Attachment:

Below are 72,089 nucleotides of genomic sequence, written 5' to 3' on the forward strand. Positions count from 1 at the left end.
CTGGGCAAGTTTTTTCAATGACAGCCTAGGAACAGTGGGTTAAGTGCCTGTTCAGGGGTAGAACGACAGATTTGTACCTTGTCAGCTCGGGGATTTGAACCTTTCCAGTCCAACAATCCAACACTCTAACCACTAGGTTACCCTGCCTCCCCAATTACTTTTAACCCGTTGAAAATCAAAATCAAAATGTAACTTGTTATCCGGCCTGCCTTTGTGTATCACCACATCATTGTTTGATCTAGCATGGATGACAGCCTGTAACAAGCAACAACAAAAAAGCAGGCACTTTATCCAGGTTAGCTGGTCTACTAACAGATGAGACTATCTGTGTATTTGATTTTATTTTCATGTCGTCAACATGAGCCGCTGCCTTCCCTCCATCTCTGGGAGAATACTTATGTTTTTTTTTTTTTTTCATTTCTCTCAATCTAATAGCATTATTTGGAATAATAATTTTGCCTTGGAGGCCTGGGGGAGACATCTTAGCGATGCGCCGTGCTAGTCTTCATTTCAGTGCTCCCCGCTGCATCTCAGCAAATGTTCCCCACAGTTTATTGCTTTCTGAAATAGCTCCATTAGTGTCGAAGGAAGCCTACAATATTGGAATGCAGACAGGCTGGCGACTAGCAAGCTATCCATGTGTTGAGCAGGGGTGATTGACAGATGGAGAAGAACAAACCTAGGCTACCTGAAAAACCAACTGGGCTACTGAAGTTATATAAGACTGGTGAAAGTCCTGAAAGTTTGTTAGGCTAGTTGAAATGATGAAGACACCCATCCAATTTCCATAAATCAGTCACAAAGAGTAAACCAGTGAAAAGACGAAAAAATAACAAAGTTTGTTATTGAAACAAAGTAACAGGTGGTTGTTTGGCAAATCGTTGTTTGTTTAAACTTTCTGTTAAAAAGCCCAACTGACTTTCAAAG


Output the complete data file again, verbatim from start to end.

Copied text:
Below are 72,089 nucleotides of genomic sequence, written 5' to 3' on the forward strand. Positions count from 1 at the left end.
CTGGGCAAGTTTTTTCAATGACAGCCTAGGAACAGTGGGTTAAGTGCCTGTTCAGGGGTAGAACGACAGATTTGTACCTTGTCAGCTCGGGGATTTGAACCTTTCCAGTCCAACAATCCAACACTCTAACCACTAGGTTACCCTGCCTCCCCAATTACTTTTAACCCGTTGAAAATCAAAATCAAAATGTAACTTGTTATCCGGCCTGCCTTTGTGTATCACCACATCATTGTTTGATCTAGCATGGATGACAGCCTGTAACAAGCAACAACAAAAAAGCAGGCACTTTATCCAGGTTAGCTGGTCTACTAACAGATGAGACTATCTGTGTATTTGATTTTATTTTCATGTCGTCAACATGAGCCGCTGCCTTCCCTCCATCTCTGGGAGAATACTTATGTTTTTTTTTTTTTTTCATTTCTCTCAATCTAATAGCATTATTTGGAATAATAATTTTGCCTTGGAGGCCTGGGGGAGACATCTTAGCGATGCGCCGTGCTAGTCTTCATTTCAGTGCTCCCCGCTGCATCTCAGCAAATGTTCCCCACAGTTTATTGCTTTCTGAAATAGCTCCATTAGTGTCGAAGGAAGCCTACAATATTGGAATGCAGACAGGCTGGCGACTAGCAAGCTATCCATGTGTTGAGCAGGGGTGATTGACAGATGGAGAAGAACAAACCTAGGCTACCTGAAAAACCAACTGGGCTACTGAAGTTATATAAGACTGGTGAAAGTCCTGAAAGTTTGTTAGGCTAGTTGAAATGATGAAGACACCCATCCAATTTCCATAAATCAGTCACAAAGAGTAAACCAGTGAAAAGACGAAAAAATAACAAAGTTTGTTATTGAAACAAAGTAACAGGTGGTTGTTTGGCAAATCGTTGTTTGTTTAAACTTTCTGTTAAAAAGCCCAACTGACTTTCAAAG